Having seen Richard II in the West End once before and not being very inspired by it, I really only booked to see this production because of Michael Grandage. He always delivers and, as this is his last play as Artistic Director at The Donmar, nothing would keep me away. And am I glad I bought the tickets. It bears no resemblance to the rather tedious interpretation I’d seen and the casting of Eddie Redmayne is a stroke of genius. He is one of those luminous actors who keeps you focused on him whenever he’s on stage. Plus he can act.
I don’t know what it is about The Donmar but every production ( well every one that I’ve seen ) manages to create the right atmosphere and setting. This one was no exception. The scene was immediately set when walking into the wonderful little theatre and seeing King Richard already in place, trance-like on his wooden throne and with the smell of incense in the air. We were entering the medieval world of gothic arches, oak pillars and the amber glow of candlelight. Perfect. Full marks to Designer Richard Kent and David Plater, the Lighting Designer.
The play moves at a cracking pace and with no weak links. The whole cast speak their Shakespearian dialogue as if it’s the most natural thing in the world and, as a result, one always understands what’s happening. I’d seen many of the actors in Michael Grandage’s wonderful King Lear last December, so no wonder he is using them again. Who wouldn’t? It makes perfect sense.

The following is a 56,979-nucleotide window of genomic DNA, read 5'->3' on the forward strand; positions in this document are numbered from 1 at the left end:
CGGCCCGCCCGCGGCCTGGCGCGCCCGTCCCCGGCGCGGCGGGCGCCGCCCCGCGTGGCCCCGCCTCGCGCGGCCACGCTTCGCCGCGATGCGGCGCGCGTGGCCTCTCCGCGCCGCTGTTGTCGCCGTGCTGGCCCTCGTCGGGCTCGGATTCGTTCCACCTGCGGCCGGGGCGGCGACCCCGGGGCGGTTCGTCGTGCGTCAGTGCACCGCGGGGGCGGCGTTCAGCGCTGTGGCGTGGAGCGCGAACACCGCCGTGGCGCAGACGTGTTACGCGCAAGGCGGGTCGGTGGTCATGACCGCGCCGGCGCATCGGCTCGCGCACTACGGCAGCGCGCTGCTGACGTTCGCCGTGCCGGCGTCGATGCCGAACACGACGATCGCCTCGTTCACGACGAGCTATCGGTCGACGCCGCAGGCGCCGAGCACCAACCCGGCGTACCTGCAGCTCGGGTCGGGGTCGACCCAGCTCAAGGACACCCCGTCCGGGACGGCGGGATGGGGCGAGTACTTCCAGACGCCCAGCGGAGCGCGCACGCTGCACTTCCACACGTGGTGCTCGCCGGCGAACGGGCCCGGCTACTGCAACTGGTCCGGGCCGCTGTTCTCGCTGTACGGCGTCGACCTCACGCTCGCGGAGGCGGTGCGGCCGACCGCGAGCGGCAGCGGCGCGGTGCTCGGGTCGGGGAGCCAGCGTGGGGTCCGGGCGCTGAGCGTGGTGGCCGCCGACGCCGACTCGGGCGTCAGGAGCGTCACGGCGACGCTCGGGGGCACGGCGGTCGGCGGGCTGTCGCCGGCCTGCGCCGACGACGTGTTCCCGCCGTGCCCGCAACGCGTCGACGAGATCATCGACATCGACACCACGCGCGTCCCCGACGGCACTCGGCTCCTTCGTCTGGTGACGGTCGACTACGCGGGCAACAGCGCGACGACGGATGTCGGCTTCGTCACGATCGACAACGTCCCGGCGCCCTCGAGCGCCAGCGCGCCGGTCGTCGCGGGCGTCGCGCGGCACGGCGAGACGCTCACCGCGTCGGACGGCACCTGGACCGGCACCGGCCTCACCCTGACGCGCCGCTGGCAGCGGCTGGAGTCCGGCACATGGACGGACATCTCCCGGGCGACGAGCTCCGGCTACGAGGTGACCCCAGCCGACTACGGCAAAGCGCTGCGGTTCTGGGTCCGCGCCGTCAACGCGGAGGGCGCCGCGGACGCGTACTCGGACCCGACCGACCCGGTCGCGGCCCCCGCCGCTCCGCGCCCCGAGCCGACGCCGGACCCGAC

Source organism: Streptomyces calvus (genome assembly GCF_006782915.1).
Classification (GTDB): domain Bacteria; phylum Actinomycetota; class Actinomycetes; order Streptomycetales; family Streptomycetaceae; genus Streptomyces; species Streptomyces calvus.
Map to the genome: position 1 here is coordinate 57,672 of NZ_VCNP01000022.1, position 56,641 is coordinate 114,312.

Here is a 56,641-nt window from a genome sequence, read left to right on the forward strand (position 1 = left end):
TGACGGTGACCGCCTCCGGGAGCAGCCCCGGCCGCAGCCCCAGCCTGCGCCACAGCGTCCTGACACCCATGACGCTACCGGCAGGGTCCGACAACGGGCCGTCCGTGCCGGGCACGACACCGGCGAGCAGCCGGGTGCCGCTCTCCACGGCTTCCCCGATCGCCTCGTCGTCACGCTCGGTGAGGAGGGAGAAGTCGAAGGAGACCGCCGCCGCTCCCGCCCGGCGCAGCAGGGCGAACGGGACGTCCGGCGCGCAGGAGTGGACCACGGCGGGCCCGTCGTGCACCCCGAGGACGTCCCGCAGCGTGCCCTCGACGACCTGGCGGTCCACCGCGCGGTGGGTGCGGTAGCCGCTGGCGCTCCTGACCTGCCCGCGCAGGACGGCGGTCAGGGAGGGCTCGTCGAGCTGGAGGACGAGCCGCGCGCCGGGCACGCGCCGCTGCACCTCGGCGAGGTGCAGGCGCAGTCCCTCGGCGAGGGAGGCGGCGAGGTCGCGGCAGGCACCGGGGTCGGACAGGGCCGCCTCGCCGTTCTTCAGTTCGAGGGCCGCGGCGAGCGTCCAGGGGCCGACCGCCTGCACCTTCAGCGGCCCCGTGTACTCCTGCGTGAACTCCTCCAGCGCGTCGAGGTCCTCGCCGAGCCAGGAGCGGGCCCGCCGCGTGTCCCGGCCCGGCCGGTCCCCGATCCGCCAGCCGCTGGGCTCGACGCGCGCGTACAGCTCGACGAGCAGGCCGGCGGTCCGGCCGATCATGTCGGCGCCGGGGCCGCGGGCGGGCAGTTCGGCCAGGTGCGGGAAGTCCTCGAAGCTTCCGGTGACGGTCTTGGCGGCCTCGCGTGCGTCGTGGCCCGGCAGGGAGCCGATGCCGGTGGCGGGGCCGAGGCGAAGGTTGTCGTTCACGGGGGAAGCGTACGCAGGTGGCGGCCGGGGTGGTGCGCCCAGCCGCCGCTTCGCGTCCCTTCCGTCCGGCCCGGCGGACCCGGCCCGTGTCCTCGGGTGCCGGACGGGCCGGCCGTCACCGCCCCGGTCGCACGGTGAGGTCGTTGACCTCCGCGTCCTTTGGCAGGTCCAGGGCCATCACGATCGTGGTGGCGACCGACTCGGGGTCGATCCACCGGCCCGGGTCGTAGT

As I mentioned earlier, Eddie Redmayne makes a wonderful Richard. He portrays excellently the King’s hauteur whilst still on the throne and then the frailty when he’s usurped by Henry Bolingbroke, expertly played by Andrew Buchan. In the scene where he is imprisoned Eddie’s Richard discovers emotional depth and self-realisation, which is very moving. There are three performances which are particularly fine, namely Ron Cook as the bumbling Duke of York, who is torn between national duty and family loyalty, Sian Thomas, who is wonderfully moving as the Duchess of Gloucester and Michael Hadley’s raging John of Gaunt.
I’m sure even non Shakespeare-loving theatre goers would enjoy this production and I can’t wait to see what’s next on Michael Grandage’s agenda.